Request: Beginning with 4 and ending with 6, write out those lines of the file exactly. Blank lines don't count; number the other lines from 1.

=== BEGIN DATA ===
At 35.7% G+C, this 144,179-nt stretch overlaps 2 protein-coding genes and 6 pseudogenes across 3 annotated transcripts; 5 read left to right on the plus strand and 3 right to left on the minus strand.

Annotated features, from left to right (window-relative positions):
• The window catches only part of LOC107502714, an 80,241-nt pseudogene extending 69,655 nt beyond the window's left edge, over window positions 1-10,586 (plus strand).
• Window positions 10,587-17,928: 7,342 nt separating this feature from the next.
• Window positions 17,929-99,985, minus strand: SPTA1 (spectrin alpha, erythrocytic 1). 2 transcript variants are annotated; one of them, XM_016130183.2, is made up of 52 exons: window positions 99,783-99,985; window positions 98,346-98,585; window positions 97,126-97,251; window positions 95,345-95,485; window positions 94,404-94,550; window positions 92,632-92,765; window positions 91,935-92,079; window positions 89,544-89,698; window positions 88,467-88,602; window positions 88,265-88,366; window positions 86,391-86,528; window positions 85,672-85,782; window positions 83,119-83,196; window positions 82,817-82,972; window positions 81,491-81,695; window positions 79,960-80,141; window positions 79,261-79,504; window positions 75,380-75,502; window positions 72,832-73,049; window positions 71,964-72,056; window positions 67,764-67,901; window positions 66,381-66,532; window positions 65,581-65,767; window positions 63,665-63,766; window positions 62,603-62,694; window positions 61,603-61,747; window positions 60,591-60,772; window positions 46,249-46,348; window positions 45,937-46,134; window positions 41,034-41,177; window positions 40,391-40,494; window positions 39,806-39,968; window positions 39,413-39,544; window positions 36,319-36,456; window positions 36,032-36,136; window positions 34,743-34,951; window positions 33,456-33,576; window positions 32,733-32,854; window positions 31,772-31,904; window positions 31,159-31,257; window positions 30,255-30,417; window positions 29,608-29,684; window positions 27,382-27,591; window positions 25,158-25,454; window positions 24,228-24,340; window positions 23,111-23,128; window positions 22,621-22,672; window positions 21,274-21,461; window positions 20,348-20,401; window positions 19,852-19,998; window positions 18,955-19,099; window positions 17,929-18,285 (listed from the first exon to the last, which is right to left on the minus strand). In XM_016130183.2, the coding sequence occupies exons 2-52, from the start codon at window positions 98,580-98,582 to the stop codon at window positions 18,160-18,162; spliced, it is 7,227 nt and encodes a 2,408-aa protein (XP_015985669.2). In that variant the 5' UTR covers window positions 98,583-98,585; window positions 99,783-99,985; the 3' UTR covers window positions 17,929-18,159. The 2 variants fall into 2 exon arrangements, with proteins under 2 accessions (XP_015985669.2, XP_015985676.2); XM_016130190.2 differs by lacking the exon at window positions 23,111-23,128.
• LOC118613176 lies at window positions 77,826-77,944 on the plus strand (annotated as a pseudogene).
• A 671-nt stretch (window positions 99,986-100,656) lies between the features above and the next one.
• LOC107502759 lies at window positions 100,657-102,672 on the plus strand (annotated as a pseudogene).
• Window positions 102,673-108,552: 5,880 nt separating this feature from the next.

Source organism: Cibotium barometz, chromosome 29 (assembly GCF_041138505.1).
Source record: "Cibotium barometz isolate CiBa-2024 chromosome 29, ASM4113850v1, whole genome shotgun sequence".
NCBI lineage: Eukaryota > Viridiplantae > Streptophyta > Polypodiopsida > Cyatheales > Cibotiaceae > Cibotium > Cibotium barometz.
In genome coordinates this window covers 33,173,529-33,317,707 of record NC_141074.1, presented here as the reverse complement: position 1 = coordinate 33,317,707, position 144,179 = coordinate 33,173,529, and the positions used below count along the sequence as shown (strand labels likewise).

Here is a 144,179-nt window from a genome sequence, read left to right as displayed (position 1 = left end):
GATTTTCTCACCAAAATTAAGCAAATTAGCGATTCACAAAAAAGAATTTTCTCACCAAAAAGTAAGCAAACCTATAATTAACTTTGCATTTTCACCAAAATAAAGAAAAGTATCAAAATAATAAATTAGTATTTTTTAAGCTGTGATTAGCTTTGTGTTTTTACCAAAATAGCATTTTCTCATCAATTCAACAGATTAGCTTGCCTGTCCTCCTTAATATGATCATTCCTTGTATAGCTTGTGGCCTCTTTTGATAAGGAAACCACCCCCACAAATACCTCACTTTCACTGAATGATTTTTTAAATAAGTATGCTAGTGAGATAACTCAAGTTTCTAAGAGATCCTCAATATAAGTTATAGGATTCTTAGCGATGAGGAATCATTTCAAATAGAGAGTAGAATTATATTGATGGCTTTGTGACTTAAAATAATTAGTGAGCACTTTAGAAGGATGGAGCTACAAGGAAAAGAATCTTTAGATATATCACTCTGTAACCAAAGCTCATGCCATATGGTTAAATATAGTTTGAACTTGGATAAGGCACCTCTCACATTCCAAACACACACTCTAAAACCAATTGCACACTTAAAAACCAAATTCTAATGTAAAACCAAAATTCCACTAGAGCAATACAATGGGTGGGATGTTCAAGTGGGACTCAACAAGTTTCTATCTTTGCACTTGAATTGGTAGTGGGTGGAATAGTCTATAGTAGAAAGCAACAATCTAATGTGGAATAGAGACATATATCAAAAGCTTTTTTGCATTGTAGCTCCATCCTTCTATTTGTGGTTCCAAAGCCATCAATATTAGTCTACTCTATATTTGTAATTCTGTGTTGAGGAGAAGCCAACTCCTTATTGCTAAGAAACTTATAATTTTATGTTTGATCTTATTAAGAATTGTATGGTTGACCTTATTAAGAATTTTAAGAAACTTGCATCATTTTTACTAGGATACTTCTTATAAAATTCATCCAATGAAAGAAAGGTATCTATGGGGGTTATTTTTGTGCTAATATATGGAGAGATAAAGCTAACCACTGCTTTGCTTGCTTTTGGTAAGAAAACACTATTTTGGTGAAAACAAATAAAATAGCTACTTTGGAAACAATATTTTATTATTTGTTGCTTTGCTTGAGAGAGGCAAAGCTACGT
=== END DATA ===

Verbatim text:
• Window positions 10,587-17,928: 7,342 nt separating this feature from the next.
• Window positions 17,929-99,985, minus strand: SPTA1 (spectrin alpha, erythrocytic 1). 2 transcript variants are annotated; one of them, XM_016130183.2, is made up of 52 exons: window positions 99,783-99,985; window positions 98,346-98,585; window positions 97,126-97,251; window positions 95,345-95,485; window positions 94,404-94,550; window positions 92,632-92,765; window positions 91,935-92,079; window positions 89,544-89,698; window positions 88,467-88,602; window positions 88,265-88,366; window positions 86,391-86,528; window positions 85,672-85,782; window positions 83,119-83,196; window positions 82,817-82,972; window positions 81,491-81,695; window positions 79,960-80,141; window positions 79,261-79,504; window positions 75,380-75,502; window positions 72,832-73,049; window positions 71,964-72,056; window positions 67,764-67,901; window positions 66,381-66,532; window positions 65,581-65,767; window positions 63,665-63,766; window positions 62,603-62,694; window positions 61,603-61,747; window positions 60,591-60,772; window positions 46,249-46,348; window positions 45,937-46,134; window positions 41,034-41,177; window positions 40,391-40,494; window positions 39,806-39,968; window positions 39,413-39,544; window positions 36,319-36,456; window positions 36,032-36,136; window positions 34,743-34,951; window positions 33,456-33,576; window positions 32,733-32,854; window positions 31,772-31,904; window positions 31,159-31,257; window positions 30,255-30,417; window positions 29,608-29,684; window positions 27,382-27,591; window positions 25,158-25,454; window positions 24,228-24,340; window positions 23,111-23,128; window positions 22,621-22,672; window positions 21,274-21,461; window positions 20,348-20,401; window positions 19,852-19,998; window positions 18,955-19,099; window positions 17,929-18,285 (listed from the first exon to the last, which is right to left on the minus strand). In XM_016130183.2, the coding sequence occupies exons 2-52, from the start codon at window positions 98,580-98,582 to the stop codon at window positions 18,160-18,162; spliced, it is 7,227 nt and encodes a 2,408-aa protein (XP_015985669.2). In that variant the 5' UTR covers window positions 98,583-98,585; window positions 99,783-99,985; the 3' UTR covers window positions 17,929-18,159. The 2 variants fall into 2 exon arrangements, with proteins under 2 accessions (XP_015985669.2, XP_015985676.2); XM_016130190.2 differs by lacking the exon at window positions 23,111-23,128.
• LOC118613176 lies at window positions 77,826-77,944 on the plus strand (annotated as a pseudogene).